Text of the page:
6 Biblical-Based Strategies For Parenting a Child With Anxiety

All three of our kids have had their share of anxiety-induced experiences over the years. Parenting them through that anxiety isn’t always easy, but thankfully, we can incorporate biblically based strategies that help us help them.

I find Philippians 4:11-13 particularly helpful when I’m anxious and in helping our kids cope with the burden of an anxious mind.

Do you have a child with anxiety? Here are some strategies that might help you parent them through the tough times.

Grounding Techniques

There are many grounding techniques we can use when anxiety takes over that can relieve the physical cues we feel. My favorite one to use with the kids is the 3-3-3 rule—a method of grounding ourselves. The idea is to name three things they can see, followed by three sounds they can hear and then move three parts of their bodies.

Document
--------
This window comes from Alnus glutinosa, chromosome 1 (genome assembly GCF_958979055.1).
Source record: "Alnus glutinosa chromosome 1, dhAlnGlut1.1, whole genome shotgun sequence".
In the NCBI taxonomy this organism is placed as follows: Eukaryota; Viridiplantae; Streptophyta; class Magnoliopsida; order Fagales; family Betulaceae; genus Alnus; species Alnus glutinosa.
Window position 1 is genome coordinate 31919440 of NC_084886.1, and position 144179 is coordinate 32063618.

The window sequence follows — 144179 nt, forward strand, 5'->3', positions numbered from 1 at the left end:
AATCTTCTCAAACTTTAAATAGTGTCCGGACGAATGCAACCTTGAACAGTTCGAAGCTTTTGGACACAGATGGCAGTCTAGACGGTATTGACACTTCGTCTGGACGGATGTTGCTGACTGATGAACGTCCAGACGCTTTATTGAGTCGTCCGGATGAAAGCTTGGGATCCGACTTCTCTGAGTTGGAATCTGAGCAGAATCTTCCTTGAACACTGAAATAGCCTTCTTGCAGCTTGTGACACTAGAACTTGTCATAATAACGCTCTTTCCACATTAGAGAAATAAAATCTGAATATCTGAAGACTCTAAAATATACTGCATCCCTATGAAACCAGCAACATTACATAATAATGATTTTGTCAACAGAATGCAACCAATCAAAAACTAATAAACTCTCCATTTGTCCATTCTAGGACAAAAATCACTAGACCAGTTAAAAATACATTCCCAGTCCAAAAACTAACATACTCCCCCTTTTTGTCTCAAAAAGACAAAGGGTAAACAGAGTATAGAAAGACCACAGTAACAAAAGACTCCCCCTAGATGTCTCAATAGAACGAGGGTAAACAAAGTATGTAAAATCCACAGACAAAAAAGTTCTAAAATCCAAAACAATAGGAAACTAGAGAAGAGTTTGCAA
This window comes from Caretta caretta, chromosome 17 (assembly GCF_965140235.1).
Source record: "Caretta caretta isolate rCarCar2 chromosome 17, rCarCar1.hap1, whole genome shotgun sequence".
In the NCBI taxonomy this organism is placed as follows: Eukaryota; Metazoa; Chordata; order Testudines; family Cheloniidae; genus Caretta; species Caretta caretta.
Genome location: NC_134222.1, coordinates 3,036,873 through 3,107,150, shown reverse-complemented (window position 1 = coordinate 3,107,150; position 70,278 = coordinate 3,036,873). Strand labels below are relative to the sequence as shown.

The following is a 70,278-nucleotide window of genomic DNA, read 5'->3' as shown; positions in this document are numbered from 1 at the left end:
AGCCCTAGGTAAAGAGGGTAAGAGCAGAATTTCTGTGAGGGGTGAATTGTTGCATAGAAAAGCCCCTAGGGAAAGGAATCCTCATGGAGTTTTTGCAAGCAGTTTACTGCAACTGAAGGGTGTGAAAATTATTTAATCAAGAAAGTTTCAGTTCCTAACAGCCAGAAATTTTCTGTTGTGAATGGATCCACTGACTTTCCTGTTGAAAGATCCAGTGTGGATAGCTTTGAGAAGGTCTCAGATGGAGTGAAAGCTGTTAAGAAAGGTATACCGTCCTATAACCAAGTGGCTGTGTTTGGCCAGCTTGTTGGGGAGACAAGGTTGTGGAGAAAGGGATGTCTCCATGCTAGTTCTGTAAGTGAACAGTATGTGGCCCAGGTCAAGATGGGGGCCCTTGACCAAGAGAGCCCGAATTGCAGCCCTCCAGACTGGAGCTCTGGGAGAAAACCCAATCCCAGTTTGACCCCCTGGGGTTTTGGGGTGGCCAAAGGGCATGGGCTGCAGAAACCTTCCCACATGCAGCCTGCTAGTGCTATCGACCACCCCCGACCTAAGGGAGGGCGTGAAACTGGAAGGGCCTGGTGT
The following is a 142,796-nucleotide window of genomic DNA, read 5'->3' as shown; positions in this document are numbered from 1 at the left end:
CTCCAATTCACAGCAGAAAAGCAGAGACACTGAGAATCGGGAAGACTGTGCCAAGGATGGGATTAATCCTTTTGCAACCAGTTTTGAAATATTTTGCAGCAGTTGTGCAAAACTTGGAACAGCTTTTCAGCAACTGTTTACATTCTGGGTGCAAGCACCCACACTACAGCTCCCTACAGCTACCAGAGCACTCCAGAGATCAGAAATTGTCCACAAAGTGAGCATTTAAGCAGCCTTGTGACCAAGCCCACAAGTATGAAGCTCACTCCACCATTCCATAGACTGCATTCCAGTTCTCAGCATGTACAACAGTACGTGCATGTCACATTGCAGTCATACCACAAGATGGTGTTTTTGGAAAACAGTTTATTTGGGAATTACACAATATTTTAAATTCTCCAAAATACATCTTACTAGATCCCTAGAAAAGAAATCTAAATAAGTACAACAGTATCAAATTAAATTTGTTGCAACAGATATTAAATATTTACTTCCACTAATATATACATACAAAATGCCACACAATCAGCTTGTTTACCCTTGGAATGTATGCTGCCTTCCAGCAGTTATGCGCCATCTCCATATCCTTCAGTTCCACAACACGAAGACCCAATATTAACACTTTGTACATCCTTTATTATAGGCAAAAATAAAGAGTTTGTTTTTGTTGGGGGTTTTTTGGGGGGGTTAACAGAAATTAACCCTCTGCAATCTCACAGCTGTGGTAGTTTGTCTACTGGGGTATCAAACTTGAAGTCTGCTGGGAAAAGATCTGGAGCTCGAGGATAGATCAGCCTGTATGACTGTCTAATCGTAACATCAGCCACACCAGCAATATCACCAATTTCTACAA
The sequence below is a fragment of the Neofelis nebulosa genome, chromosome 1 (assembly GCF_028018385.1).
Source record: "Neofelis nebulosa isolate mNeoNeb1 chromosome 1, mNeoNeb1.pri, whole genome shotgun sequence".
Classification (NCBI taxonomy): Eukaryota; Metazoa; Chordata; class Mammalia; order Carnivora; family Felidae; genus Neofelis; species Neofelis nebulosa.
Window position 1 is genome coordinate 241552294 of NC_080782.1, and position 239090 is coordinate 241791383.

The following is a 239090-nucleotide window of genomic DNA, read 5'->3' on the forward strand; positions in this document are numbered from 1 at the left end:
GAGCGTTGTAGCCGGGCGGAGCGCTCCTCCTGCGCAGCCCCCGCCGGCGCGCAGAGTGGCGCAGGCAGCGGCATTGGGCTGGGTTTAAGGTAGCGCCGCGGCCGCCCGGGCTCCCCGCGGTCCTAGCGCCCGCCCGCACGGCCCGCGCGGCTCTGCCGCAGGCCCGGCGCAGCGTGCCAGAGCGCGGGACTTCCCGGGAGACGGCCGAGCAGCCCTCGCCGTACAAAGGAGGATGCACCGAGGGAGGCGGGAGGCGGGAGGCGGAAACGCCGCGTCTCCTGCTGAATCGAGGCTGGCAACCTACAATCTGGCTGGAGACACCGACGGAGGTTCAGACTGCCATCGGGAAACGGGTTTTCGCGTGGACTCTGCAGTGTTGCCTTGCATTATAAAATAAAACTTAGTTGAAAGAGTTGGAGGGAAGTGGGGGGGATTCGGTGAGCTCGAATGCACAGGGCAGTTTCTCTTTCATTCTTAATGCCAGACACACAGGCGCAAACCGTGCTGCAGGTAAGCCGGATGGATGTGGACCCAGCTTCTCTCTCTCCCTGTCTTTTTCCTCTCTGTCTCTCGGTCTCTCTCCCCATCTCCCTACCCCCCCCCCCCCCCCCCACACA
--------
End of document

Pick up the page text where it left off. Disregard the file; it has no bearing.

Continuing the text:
Our six-year-old benefits from this exercise. However, you can’t simply tell him to do these things when he is dysregulated, as his head isn’t in the right space. I like to make it a play activity.

Our seven and fourteen-year-olds, by contrast, can go through the exercise with coaching, and both have been able to calm themselves down using it.

Grounding is part of a concept that therapists call mindfulness, a subject that scripture discusses often. When we’re mindful of our body and environment and give praise back to God, then we acknowledge what the Bible says in Galatians 5:22-23.

Name the Emotion and Identify the Physical Signs

Children are prone to the same complex emotions as adults, yet they don’t have the vocabulary to name them. That can feel scary to them. You have the opportunity to give them the names of their feelings and talk about them.

Our fourteen-year-old has had social anxiety since he was about three years old. We named the feelings of anxiety and fear. We prayed with and for him. Sometimes, simply naming the big feeling and identifying where and how it is felt helped tremendously.

Psalm 139:23-24 (NIV) says, “Search me, God, and know my heart; test me and know my anxious thoughts. See if there is any offensive way in me and lead me in the way everlasting.”